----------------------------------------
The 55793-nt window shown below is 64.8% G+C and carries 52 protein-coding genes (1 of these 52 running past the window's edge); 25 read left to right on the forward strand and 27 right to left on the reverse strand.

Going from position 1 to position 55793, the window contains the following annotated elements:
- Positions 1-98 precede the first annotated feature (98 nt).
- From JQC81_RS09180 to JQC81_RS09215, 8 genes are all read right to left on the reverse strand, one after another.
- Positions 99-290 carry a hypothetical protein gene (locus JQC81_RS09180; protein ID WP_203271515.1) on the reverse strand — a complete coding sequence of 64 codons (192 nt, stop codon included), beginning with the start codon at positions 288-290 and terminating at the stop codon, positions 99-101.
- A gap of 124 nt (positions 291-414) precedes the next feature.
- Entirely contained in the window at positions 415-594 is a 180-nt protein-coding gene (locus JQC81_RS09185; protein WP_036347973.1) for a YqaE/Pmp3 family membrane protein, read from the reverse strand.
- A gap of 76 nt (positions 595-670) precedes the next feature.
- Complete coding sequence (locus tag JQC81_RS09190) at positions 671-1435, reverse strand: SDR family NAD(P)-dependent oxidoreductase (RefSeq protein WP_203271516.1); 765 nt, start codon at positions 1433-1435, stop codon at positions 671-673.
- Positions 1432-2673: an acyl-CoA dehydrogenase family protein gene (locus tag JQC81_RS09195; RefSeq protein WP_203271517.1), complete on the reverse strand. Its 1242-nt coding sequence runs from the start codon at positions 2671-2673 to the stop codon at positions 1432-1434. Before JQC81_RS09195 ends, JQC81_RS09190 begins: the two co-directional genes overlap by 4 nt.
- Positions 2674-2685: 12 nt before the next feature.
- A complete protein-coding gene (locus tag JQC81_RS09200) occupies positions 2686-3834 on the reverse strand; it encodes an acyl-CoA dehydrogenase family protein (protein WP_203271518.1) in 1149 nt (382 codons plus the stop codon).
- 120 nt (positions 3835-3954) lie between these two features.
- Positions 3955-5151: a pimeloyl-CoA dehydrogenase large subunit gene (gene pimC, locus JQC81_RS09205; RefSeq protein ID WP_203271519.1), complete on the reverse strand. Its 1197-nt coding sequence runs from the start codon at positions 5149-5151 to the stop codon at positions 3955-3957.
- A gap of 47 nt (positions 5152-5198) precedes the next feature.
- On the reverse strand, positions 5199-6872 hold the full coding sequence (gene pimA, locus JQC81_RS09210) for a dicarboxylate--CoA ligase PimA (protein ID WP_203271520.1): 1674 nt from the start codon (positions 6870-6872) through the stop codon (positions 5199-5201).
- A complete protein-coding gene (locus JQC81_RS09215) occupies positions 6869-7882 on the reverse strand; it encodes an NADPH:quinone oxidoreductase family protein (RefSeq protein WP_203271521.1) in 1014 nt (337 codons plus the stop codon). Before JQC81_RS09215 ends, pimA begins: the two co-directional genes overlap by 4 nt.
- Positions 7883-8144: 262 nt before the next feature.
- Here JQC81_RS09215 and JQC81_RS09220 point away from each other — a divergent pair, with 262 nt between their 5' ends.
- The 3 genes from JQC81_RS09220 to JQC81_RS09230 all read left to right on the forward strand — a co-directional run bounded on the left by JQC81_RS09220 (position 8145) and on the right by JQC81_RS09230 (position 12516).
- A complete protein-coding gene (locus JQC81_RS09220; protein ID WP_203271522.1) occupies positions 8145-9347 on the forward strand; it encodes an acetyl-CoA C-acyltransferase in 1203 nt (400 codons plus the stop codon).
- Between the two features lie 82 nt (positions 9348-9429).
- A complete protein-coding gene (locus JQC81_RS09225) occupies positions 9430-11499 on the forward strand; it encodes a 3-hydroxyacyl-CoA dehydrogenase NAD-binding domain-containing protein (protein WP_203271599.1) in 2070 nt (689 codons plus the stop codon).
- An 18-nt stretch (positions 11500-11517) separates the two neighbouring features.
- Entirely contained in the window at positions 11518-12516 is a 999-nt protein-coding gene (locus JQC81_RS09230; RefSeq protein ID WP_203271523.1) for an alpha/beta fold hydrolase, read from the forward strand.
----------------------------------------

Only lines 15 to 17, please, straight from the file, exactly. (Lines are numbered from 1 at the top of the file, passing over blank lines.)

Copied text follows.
- A gap of 47 nt (positions 5152-5198) precedes the next feature.
- On the reverse strand, positions 5199-6872 hold the full coding sequence (gene pimA, locus JQC81_RS09210) for a dicarboxylate--CoA ligase PimA (protein ID WP_203271520.1): 1674 nt from the start codon (positions 6870-6872) through the stop codon (positions 5199-5201).
- A complete protein-coding gene (locus JQC81_RS09215) occupies positions 6869-7882 on the reverse strand; it encodes an NADPH:quinone oxidoreductase family protein (RefSeq protein WP_203271521.1) in 1014 nt (337 codons plus the stop codon). Before JQC81_RS09215 ends, pimA begins: the two co-directional genes overlap by 4 nt.